Arboriculture – consultancy
Most trees need some sort of assessment before a decision is taken about appropriate work. This may only take a minute or so but the wrong decision can badly affect the tree for many years, if not for the rest of its life; this applies as much to a Leyland cypress hedge as a specimen oak. Although this level of assessment may not require a consultant, a tree owner has a duty of care and he / she should satisfy themselves that their tree(s) is not a danger to the public. If in doubt an arboriculturalist with the appropriate training and experience should be called in.
We take a minimalist approach to tree care – most trees need very little work done to them.
We make simple advisory visits to discuss trees or specific tree problems and a written report is not usually necessary.
This is a chargeable service with no obligation and gives impartial advice. If we don’t think a tree needs work we will tell you. However, if a reasonable amount of treework is needed and we are awarded the work the advisory fee is waived.
Tree surveys and individual tree reports
We carry out tree surveys where there are a number of trees involved ranging from just a few to several hundreds. Once again the main reason is generally safety but also where a programmed plan of tree maintenance is required. Such areas are frequently roadsides, parks, estates, schools churchyards etc.
Individual tree inspections are generally carried out where there is a question of the health or safety of a tree, when it may be affecting a property or if the tree is the subject of a dispute. All reports include recommendations.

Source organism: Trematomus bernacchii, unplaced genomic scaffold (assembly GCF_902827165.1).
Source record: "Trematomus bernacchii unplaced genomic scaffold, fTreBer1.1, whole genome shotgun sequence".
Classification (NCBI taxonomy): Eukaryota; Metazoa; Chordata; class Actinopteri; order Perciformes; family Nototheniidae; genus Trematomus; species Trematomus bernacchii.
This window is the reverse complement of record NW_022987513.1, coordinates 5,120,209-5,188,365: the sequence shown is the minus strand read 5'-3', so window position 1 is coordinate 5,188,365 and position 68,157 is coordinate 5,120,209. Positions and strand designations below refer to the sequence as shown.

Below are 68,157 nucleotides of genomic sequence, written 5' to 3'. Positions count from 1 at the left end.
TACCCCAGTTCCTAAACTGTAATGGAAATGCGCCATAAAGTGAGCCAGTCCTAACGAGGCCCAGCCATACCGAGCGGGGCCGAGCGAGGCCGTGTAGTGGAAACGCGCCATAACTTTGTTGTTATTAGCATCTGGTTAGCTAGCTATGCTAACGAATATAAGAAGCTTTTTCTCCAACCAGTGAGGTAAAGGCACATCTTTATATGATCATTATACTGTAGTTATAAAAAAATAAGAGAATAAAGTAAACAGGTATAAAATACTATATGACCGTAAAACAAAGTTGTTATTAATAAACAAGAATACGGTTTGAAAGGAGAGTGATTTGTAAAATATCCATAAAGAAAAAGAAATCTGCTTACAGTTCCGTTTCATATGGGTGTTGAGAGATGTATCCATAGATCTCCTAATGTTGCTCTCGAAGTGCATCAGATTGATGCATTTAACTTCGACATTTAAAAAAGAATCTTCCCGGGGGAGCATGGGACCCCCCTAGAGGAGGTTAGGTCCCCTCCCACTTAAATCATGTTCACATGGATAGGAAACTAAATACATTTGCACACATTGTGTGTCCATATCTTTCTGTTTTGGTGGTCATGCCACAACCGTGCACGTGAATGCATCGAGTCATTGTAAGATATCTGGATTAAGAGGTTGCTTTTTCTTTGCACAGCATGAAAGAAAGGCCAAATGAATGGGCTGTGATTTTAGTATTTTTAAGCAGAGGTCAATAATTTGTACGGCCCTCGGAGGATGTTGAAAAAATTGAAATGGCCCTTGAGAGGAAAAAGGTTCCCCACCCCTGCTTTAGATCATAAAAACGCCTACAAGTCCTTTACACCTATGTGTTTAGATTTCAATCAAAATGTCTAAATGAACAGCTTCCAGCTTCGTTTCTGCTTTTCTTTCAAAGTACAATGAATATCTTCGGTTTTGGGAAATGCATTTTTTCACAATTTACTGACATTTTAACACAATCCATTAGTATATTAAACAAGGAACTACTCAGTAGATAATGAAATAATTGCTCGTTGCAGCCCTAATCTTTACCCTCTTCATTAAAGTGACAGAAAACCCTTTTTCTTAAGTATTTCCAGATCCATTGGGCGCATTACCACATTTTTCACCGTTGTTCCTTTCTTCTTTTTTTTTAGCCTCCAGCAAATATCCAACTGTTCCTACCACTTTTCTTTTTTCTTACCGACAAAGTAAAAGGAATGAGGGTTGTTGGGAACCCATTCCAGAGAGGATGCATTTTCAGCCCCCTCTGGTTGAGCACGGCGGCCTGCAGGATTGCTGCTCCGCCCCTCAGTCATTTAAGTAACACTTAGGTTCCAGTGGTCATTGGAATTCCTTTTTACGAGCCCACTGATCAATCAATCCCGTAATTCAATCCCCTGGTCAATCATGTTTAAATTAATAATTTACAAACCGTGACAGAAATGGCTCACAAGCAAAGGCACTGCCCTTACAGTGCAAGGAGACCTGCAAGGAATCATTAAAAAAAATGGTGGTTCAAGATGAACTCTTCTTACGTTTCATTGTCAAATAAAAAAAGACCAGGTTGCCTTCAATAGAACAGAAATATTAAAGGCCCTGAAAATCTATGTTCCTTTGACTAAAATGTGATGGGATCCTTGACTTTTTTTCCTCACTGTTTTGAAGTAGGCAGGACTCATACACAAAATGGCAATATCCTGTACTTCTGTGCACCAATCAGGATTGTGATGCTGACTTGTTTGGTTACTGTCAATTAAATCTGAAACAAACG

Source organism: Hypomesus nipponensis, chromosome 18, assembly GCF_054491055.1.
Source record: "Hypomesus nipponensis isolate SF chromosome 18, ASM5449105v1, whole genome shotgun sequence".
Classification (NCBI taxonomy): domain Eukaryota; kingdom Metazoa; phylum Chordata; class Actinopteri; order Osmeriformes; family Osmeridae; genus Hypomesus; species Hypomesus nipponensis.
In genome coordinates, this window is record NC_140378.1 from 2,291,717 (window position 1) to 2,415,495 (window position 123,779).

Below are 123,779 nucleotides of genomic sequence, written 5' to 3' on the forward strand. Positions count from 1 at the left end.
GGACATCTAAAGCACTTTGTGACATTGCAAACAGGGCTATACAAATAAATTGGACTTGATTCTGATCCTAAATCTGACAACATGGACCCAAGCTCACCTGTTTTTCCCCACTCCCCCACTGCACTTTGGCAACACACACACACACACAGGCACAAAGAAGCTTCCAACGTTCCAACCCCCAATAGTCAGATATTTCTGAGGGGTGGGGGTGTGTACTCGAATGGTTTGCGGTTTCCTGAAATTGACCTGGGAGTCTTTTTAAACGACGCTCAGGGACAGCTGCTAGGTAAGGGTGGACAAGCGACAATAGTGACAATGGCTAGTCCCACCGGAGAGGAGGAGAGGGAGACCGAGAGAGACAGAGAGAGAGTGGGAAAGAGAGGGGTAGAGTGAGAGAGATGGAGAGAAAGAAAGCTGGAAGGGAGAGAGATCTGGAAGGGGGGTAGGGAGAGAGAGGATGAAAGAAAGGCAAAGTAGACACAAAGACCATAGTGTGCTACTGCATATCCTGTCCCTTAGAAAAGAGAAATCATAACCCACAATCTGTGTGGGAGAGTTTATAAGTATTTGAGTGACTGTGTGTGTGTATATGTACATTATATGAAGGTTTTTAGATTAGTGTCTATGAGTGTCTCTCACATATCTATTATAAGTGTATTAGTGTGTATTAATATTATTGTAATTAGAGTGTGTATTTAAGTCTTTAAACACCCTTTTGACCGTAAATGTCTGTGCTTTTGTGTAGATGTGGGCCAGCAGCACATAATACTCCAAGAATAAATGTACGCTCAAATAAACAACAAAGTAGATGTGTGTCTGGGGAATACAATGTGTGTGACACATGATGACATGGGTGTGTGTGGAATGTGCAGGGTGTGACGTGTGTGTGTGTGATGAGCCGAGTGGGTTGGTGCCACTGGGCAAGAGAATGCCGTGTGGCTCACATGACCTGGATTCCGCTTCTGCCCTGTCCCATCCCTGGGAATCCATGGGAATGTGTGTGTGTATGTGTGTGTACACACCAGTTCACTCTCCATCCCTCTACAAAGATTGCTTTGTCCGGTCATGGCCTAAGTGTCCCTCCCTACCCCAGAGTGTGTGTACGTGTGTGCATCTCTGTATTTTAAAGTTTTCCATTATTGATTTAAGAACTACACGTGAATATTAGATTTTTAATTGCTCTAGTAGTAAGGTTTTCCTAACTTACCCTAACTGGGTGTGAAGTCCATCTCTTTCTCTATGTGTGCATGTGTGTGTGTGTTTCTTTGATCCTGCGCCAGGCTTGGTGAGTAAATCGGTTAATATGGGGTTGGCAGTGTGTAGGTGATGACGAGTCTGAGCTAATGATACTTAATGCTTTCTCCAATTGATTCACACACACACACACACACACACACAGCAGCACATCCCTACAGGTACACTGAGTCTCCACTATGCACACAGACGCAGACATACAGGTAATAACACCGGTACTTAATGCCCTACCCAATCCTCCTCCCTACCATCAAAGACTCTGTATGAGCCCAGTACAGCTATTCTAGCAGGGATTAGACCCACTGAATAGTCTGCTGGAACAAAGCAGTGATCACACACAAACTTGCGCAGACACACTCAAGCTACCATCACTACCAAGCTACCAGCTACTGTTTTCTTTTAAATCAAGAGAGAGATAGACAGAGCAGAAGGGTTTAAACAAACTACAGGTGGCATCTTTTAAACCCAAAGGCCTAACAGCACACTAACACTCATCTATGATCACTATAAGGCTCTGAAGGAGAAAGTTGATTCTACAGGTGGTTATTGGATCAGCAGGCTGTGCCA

Development site tree reports
(BS5837:2012 'Trees in relation to design, demolition and construction')
We carry out arboricultural surveys and reports in support of planning proposals and planning conditions and mortgage applications
If you want to take down a tree that carries a TPO, a full arboricultural report is generally required by the local planning authority. Even if only minor works are proposed, they need to be justified in arboricultural terms.
Sometimes visual analysis of a tree is not sufficient to determine its structural condition, particularly where areas of internal decay are involved, often at the base of the trunk. We use a specialist device called a Resistograph which inserts a 40cm micro-drill into the wood to take readings about the condition of the wood.
We also have access to the high-tech Picus system that produces ‘MRI’ type analysis of the tree’s structure to give a highly accurate picture of the internal condition of the tree.
The aerial shot shows an avenue of beech trees which had a dying tree at either end. They were dying as a result of two unrelated causes. On the left the decay fungus Meripilus had invaded roots that had been damaged during a phase of development. On the right an over zealous application of weedkiller on weeds under the tree by the gardeners had directly affected this tree and killed it.